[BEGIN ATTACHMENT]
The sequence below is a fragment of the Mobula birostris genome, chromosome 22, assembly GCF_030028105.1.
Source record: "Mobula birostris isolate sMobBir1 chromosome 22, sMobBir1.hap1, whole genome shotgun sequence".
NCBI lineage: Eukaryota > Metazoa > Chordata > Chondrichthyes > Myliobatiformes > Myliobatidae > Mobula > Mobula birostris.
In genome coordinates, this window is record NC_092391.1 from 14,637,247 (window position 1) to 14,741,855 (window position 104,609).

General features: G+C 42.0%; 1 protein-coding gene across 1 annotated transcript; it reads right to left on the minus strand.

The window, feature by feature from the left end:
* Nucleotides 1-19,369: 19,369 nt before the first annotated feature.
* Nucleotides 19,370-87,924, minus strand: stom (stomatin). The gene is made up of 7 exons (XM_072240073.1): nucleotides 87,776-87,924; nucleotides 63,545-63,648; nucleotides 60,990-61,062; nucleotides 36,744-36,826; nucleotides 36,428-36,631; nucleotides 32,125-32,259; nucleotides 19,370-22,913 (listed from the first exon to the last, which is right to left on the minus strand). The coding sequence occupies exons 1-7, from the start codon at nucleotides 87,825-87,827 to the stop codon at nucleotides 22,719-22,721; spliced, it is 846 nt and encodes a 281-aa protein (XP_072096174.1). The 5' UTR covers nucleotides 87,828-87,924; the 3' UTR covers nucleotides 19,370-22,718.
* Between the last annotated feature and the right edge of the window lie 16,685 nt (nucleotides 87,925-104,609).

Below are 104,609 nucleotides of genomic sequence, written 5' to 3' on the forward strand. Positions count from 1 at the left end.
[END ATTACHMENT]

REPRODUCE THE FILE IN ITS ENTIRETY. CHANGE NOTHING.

The sequence below is a fragment of the Mobula birostris genome, chromosome 22, assembly GCF_030028105.1.
Source record: "Mobula birostris isolate sMobBir1 chromosome 22, sMobBir1.hap1, whole genome shotgun sequence".
NCBI lineage: Eukaryota > Metazoa > Chordata > Chondrichthyes > Myliobatiformes > Myliobatidae > Mobula > Mobula birostris.
In genome coordinates, this window is record NC_092391.1 from 14,637,247 (window position 1) to 14,741,855 (window position 104,609).

General features: G+C 42.0%; 1 protein-coding gene across 1 annotated transcript; it reads right to left on the minus strand.

The window, feature by feature from the left end:
* Nucleotides 1-19,369: 19,369 nt before the first annotated feature.
* Nucleotides 19,370-87,924, minus strand: stom (stomatin). The gene is made up of 7 exons (XM_072240073.1): nucleotides 87,776-87,924; nucleotides 63,545-63,648; nucleotides 60,990-61,062; nucleotides 36,744-36,826; nucleotides 36,428-36,631; nucleotides 32,125-32,259; nucleotides 19,370-22,913 (listed from the first exon to the last, which is right to left on the minus strand). The coding sequence occupies exons 1-7, from the start codon at nucleotides 87,825-87,827 to the stop codon at nucleotides 22,719-22,721; spliced, it is 846 nt and encodes a 281-aa protein (XP_072096174.1). The 5' UTR covers nucleotides 87,828-87,924; the 3' UTR covers nucleotides 19,370-22,718.
* Between the last annotated feature and the right edge of the window lie 16,685 nt (nucleotides 87,925-104,609).

Below are 104,609 nucleotides of genomic sequence, written 5' to 3' on the forward strand. Positions count from 1 at the left end.